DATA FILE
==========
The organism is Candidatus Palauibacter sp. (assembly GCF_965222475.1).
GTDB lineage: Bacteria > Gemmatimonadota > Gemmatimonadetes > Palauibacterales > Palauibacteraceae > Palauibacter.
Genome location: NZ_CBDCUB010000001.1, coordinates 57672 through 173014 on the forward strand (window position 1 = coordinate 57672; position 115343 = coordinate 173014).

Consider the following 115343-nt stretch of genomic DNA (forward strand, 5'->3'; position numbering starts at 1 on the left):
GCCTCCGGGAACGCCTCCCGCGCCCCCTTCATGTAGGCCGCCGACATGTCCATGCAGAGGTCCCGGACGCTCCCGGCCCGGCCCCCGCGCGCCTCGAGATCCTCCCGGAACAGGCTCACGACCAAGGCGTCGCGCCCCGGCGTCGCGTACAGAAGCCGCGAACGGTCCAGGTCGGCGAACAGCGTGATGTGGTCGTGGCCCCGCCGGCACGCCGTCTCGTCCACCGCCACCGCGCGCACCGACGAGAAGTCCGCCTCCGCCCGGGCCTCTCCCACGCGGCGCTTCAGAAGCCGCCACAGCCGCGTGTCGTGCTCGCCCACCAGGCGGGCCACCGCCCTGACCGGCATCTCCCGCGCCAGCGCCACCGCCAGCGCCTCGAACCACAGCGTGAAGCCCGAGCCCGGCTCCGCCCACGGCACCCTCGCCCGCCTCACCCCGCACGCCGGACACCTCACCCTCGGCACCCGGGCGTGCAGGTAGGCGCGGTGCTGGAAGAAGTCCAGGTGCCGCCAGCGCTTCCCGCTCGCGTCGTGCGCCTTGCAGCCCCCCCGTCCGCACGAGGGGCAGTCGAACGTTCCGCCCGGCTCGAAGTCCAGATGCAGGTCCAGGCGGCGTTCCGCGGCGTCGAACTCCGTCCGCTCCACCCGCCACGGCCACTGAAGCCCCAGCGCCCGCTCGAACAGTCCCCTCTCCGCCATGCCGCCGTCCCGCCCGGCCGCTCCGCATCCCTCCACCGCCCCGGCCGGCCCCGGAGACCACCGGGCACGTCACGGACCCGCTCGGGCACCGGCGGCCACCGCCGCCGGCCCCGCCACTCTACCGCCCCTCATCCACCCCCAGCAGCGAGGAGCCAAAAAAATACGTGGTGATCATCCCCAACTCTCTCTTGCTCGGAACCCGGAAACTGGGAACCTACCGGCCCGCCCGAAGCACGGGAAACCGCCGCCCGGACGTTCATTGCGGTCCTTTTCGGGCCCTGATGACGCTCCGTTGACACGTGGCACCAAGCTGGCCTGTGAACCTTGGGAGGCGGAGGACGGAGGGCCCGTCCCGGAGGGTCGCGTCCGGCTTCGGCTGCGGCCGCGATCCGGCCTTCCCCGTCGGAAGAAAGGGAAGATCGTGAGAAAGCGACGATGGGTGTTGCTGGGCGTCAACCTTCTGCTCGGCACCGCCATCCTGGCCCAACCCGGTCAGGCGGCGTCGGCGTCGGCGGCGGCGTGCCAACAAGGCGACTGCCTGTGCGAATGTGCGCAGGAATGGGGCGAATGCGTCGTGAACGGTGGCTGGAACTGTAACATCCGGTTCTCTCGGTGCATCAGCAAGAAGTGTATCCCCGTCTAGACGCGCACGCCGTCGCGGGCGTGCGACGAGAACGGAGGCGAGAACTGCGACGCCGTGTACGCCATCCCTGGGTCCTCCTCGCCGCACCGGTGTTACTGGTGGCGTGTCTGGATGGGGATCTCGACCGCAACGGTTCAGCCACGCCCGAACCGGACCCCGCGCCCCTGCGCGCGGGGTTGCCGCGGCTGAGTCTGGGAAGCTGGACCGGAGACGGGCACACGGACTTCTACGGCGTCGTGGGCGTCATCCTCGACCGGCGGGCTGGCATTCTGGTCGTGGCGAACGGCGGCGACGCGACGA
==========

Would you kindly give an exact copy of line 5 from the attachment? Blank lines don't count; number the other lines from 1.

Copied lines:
GCCTCCGGGAACGCCTCCCGCGCCCCCTTCATGTAGGCCGCCGACATGTCCATGCAGAGGTCCCGGACGCTCCCGGCCCGGCCCCCGCGCGCCTCGAGATCCTCCCGGAACAGGCTCACGACCAAGGCGTCGCGCCCCGGCGTCGCGTACAGAAGCCGCGAACGGTCCAGGTCGGCGAACAGCGTGATGTGGTCGTGGCCCCGCCGGCACGCCGTCTCGTCCACCGCCACCGCGCGCACCGACGAGAAGTCCGCCTCCGCCCGGGCCTCTCCCACGCGGCGCTTCAGAAGCCGCCACAGCCGCGTGTCGTGCTCGCCCACCAGGCGGGCCACCGCCCTGACCGGCATCTCCCGCGCCAGCGCCACCGCCAGCGCCTCGAACCACAGCGTGAAGCCCGAGCCCGGCTCCGCCCACGGCACCCTCGCCCGCCTCACCCCGCACGCCGGACACCTCACCCTCGGCACCCGGGCGTGCAGGTAGGCGCGGTGCTGGAAGAAGTCCAGGTGCCGCCAGCGCTTCCCGCTCGCGTCGTGCGCCTTGCAGCCCCCCCGTCCGCACGAGGGGCAGTCGAACGTTCCGCCCGGCTCGAAGTCCAGATGCAGGTCCAGGCGGCGTTCCGCGGCGTCGAACTCCGTCCGCTCCACCCGCCACGGCCACTGAAGCCCCAGCGCCCGCTCGAACAGTCCCCTCTCCGCCATGCCGCCGTCCCGCCCGGCCGCTCCGCATCCCTCCACCGCCCCGGCCGGCCCCGGAGACCACCGGGCACGTCACGGACCCGCTCGGGCACCGGCGGCCACCGCCGCCGGCCCCGCCACTCTACCGCCCCTCATCCACCCCCAGCAGCGAGGAGCCAAAAAAATACGTGGTGATCATCCCCAACTCTCTCTTGCTCGGAACCCGGAAACTGGGAACCTACCGGCCCGCCCGAAGCACGGGAAACCGCCGCCCGGACGTTCATTGCGGTCCTTTTCGGGCCCTGATGACGCTCCGTTGACACGTGGCACCAAGCTGGCCTGTGAACCTTGGGAGGCGGAGGACGGAGGGCCCGTCCCGGAGGGTCGCGTCCGGCTTCGGCTGCGGCCGCGATCCGGCCTTCCCCGTCGGAAGAAAGGGAAGATCGTGAGAAAGCGACGATGGGTGTTGCTGGGCGTCAACCTTCTGCTCGGCACCGCCATCCTGGCCCAACCCGGTCAGGCGGCGTCGGCGTCGGCGGCGGCGTGCCAACAAGGCGACTGCCTGTGCGAATGTGCGCAGGAATGGGGCGAATGCGTCGTGAACGGTGGCTGGAACTGTAACATCCGGTTCTCTCGGTGCATCAGCAAGAAGTGTATCCCCGTCTAGACGCGCACGCCGTCGCGGGCGTGCGACGAGAACGGAGGCGAGAACTGCGACGCCGTGTACGCCATCCCTGGGTCCTCCTCGCCGCACCGGTGTTACTGGTGGCGTGTCTGGATGGGGATCTCGACCGCAACGGTTCAGCCACGCCCGAACCGGACCCCGCGCCCCTGCGCGCGGGGTTGCCGCGGCTGAGTCTGGGAAGCTGGACCGGAGACGGGCACACGGACTTCTACGGCGTCGTGGGCGTCATCCTCGACCGGCGGGCTGGCATTCTGGTCGTGGCGAACGGCGGCGACGCGACGA